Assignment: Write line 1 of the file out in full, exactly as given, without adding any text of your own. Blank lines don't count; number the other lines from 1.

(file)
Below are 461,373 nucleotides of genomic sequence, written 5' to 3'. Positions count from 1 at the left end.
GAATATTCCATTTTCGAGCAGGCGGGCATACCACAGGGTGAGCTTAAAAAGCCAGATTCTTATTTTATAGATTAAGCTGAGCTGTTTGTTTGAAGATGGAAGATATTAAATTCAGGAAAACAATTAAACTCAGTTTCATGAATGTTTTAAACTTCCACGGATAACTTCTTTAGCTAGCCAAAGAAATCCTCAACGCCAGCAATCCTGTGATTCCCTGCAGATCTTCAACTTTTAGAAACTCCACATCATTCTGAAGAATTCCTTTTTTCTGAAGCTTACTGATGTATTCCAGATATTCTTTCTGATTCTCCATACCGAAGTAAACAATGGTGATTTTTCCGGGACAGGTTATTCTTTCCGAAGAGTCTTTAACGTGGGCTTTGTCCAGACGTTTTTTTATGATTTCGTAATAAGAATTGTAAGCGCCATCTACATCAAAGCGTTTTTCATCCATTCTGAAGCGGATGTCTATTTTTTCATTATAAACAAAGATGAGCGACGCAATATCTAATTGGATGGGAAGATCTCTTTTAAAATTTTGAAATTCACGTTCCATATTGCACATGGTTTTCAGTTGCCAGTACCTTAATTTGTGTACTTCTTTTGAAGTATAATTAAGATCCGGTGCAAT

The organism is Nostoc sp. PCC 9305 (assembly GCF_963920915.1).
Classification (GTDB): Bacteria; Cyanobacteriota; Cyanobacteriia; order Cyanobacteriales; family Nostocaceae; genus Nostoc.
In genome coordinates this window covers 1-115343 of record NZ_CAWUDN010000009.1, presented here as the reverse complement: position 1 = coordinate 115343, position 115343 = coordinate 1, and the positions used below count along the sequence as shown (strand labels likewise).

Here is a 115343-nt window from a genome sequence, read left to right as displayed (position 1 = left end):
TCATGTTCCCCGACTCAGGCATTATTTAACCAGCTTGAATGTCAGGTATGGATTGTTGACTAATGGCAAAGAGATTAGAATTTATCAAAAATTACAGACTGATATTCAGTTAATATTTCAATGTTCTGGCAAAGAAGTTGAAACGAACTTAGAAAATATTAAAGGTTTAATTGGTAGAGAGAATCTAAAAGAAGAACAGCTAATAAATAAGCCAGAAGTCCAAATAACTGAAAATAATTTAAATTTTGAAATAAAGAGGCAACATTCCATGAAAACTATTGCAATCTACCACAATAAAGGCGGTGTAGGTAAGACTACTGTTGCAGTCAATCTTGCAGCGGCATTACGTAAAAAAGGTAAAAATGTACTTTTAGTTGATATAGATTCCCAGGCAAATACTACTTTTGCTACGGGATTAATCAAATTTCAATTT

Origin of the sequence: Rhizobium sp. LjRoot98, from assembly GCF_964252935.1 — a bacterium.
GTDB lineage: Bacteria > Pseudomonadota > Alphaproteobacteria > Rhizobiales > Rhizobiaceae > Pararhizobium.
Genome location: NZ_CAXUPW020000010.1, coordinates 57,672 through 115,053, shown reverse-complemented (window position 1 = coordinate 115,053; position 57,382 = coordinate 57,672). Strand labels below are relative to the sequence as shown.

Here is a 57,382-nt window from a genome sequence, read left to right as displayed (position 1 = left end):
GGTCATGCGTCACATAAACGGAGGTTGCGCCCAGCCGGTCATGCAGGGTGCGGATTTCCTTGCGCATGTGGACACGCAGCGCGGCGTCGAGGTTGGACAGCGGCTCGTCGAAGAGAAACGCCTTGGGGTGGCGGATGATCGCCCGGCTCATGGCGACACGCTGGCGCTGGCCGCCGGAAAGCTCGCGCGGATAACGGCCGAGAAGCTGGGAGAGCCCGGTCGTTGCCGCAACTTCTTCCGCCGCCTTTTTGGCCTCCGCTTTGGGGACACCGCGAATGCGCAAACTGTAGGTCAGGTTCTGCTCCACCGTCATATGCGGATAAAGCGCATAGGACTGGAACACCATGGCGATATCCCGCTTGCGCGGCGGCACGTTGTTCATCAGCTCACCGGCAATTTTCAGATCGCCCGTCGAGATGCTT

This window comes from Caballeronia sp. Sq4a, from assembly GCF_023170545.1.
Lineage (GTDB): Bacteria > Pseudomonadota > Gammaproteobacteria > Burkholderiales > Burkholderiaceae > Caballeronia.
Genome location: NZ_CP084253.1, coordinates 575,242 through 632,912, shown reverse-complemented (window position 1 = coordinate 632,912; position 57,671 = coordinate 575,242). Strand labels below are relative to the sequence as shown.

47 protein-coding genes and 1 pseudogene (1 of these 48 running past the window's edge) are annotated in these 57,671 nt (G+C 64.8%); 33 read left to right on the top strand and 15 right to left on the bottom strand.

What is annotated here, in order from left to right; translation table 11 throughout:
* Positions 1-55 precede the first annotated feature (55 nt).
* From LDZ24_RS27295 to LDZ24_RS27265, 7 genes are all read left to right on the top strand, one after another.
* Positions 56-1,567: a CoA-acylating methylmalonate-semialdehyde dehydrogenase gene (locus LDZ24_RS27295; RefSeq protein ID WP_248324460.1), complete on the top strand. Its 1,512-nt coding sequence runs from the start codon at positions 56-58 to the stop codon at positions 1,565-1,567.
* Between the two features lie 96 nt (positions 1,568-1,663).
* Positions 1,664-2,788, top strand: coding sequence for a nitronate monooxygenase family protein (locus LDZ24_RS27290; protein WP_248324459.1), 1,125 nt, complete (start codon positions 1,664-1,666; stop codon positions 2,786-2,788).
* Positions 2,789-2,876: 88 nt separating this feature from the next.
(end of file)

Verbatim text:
Below are 461,373 nucleotides of genomic sequence, written 5' to 3'. Positions count from 1 at the left end.